When Indira Gandhi wanted to hit at Ram Nath Goenka, who owned the generally critical Indian Express, she squeezed him financially and tried to destroy his business. Government-owned banks denied him credit that had already been approved, his jute company was nationalised, government advertising was withdrawn and his printing machinery was sought to be seized.
In Rajiv Gandhi's time, Vijaypat Singhania, publisher of The Indian Post -- a shortlived newspaper in Mumbai that had limited damage potential -- was threatened with dire consequences because of what his paper was writing, so much so that he sold the paper and got out of the publishing business altogether.
More recently, during Mr Vajpayee's tenure as prime minister, there were tax raids on the owners of Outlook magazine, which was seen as being unfriendly to the National Democratic Alliance.
Now it is the turn of Ramoji Rao, who owns Eenadu, the leading Telugu newspaper which has been aligned for the past quarter century with the Telugu Desam and which ran a series of reports on the Congress chief minister of Andhra Pradesh, Y Rajshekhar Reddy's land deals. The chosen response is the same: work the economic levers and coerce.
Coincidentally or not, the first shot was fired by the Reserve Bank, which stopped Mr Rao from accepting deposits from the public, and left him to find ways to return the money that had already been taken. Mr Rao sought to get out of the consequential liquidity crunch by raising money through other sources, namely by selling shares to Blackstone, the private equity investor.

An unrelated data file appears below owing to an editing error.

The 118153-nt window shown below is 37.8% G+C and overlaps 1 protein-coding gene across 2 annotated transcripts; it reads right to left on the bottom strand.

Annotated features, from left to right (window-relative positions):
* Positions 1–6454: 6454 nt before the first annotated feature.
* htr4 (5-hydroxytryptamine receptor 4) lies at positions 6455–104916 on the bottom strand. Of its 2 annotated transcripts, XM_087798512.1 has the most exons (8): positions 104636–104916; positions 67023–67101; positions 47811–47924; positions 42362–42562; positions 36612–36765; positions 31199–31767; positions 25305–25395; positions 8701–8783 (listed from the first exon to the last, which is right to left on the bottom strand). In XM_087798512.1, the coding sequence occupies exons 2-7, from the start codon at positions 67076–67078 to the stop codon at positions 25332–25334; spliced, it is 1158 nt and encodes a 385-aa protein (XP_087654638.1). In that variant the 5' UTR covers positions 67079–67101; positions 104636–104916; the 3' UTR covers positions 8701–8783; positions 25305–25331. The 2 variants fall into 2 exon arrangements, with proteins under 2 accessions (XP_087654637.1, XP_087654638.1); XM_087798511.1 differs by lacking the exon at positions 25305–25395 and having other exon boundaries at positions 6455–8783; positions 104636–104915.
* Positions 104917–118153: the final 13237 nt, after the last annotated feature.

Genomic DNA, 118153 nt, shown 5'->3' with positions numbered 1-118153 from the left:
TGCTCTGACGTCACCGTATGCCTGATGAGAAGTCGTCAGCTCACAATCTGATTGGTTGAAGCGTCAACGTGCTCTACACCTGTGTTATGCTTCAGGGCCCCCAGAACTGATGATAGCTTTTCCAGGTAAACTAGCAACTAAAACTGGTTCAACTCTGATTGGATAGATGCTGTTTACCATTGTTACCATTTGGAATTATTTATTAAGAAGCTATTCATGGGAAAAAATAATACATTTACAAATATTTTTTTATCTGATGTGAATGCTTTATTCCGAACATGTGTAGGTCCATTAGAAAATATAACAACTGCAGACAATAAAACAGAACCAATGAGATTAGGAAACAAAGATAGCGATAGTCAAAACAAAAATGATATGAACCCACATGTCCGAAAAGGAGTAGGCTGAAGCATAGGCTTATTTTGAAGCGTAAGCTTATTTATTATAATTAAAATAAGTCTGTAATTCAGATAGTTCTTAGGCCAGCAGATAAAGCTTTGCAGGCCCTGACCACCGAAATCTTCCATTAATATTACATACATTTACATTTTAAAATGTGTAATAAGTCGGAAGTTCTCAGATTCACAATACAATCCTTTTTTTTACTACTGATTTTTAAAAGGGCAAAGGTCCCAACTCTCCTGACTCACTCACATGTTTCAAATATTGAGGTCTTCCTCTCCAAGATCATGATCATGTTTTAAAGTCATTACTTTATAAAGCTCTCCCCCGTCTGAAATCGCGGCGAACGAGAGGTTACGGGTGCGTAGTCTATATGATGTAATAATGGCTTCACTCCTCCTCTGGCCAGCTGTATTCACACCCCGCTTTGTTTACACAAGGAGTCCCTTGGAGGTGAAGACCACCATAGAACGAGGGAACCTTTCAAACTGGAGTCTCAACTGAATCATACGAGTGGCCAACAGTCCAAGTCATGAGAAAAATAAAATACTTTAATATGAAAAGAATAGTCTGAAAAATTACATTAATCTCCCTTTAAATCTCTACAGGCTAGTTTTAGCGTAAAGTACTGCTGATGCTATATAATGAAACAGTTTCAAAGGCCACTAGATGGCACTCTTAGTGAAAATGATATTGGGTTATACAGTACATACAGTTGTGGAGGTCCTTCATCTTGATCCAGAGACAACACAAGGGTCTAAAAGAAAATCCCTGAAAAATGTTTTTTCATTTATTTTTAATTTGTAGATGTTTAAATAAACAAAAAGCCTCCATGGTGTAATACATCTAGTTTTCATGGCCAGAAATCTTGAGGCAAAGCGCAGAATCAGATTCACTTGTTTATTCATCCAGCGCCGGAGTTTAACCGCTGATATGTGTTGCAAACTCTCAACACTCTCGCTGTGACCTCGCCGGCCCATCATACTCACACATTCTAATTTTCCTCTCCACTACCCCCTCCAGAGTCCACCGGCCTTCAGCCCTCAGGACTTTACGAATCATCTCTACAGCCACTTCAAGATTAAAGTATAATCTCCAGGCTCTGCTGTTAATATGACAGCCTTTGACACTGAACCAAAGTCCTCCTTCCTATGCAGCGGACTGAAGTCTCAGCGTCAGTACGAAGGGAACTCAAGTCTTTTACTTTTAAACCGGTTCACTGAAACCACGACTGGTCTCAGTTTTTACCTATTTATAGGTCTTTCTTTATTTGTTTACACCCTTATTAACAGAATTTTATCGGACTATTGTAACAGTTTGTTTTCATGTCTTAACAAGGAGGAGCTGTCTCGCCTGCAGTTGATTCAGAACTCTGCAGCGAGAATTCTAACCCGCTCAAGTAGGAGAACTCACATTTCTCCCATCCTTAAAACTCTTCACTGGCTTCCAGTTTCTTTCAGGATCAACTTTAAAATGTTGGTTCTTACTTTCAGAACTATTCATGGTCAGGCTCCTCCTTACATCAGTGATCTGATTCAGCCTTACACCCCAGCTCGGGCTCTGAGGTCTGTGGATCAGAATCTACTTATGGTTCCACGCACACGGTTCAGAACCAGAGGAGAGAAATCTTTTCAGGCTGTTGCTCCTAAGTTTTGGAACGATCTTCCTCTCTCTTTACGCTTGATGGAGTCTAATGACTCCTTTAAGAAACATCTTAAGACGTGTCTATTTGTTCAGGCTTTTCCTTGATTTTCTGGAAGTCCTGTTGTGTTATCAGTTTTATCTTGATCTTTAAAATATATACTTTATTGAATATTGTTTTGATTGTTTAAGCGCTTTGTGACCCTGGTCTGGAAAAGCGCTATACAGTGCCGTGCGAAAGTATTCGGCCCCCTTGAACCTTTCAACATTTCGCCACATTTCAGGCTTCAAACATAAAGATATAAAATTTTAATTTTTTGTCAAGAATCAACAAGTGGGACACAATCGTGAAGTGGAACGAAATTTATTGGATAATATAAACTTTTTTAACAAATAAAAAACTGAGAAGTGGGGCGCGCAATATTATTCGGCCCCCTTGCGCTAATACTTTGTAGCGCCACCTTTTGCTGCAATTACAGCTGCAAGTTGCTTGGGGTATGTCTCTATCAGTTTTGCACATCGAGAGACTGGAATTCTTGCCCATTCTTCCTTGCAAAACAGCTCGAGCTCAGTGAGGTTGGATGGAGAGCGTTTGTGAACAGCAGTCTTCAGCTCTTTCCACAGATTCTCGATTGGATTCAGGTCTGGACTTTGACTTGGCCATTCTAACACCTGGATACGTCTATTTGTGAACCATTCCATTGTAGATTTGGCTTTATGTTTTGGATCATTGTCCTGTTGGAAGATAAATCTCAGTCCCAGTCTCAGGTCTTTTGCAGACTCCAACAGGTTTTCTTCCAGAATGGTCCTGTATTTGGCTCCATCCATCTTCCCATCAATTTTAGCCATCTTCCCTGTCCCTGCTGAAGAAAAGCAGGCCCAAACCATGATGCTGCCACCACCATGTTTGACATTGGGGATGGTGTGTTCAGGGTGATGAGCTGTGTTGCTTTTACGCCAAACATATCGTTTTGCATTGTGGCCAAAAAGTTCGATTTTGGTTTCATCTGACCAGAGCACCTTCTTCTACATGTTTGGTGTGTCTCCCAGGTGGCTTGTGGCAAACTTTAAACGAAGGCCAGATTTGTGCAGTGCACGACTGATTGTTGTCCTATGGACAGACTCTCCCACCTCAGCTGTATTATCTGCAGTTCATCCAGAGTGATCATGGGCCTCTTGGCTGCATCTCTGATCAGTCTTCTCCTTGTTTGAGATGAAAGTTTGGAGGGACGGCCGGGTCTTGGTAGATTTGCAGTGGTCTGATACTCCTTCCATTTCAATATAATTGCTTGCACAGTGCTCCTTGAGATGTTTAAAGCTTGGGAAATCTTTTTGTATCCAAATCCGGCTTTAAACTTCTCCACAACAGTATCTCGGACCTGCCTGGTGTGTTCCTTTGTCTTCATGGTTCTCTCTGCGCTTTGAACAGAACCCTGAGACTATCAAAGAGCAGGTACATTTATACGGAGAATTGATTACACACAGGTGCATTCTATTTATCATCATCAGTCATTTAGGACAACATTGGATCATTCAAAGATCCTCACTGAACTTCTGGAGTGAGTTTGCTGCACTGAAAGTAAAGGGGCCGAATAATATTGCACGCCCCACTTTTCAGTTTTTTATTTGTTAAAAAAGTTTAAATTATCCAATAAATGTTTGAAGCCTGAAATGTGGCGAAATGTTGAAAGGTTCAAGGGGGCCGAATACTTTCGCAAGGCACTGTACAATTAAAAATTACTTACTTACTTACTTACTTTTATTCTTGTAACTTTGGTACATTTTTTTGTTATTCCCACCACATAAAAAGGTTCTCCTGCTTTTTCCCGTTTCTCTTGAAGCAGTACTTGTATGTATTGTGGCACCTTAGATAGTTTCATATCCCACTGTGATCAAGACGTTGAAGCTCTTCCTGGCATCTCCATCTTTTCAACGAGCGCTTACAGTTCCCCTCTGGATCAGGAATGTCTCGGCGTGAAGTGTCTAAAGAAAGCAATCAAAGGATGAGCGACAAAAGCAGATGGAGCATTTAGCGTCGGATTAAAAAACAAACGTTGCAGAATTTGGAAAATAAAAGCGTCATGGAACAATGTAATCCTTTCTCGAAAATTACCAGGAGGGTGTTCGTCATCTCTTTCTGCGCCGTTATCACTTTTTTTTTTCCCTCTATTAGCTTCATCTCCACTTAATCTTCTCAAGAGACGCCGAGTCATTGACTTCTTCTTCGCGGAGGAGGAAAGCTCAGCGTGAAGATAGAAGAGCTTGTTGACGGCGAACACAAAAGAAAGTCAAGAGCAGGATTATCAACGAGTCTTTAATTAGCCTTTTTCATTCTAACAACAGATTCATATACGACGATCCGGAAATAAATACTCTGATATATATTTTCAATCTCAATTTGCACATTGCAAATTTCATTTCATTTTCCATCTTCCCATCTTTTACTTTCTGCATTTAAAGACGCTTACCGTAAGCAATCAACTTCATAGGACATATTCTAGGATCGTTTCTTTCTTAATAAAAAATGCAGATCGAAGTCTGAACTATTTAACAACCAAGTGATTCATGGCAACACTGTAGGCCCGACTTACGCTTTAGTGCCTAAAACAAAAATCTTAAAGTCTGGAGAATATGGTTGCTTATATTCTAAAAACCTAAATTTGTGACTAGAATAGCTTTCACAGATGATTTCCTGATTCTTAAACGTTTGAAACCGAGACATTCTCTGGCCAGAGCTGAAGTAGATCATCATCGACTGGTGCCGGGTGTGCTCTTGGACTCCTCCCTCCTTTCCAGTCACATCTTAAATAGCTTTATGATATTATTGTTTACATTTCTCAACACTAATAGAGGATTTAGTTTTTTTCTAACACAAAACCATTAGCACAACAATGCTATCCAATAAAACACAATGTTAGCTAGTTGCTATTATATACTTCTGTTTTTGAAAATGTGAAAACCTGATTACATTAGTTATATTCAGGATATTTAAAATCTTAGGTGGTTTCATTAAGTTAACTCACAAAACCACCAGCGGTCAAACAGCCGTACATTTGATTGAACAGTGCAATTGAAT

This required the approval of the Foreign Investment Promotion Board, which sat on the issue for a few months but finally approved it. That however was not the end of the story, for the issue also needed clearance by a Cabinet committee -- and the finance minister or ministry has apparently been asking a series of questions and holding up the approval process for yet more months.
Allegations have been made quite openly that political pressure has been applied to make sure Mr Rao does not get his money and defaults on repaying his depositors. In a country that prides itself on its free press and due processes in government dealings, this is a scandalous sequence of events, and a thinly disguised assault on the press.
If press freedom is not to be treated as sacrosanct when the press is critical of the government, and if the only freedom available is to be a cheer-leader, that is not press freedom at all.
This is not very different from Mr Putin's Russia (where Mikhail Khodorkovsky, who chose to politically challenge Mr Putin, was thrown into jail, and his Yukos stripped of its assets, broken up and sold), except that Indian publishers don't get sent arbitrarily to jail.
Still, most businessmen, including those who are not in publishing, will not openly cross swords with the government, and will make their political donations covertly; they know that the state has all manner of weapons and harassment methods in its armoury, which it will not hesitate to use if provoked.
What is worth noting is the use of financial levers to circumscribe a Constitutionally guaranteed right. Indira Gandhi tried the trick too, when she tried to force a ridiculous page-price schedule on the press; fortunately, the Supreme Court struck that down.
The levers being used now are more covert and devious, and therefore more difficult to challenge. But no one is fooled -- and that too is perhaps the intention. Which newspaper in Andhra Pradesh will look at Mr Reddy's land deals, if the great Eenadu can be brought to its knees?
And, as a footnote, with what face can the government invite international investors to bring foreign direct investment into the country?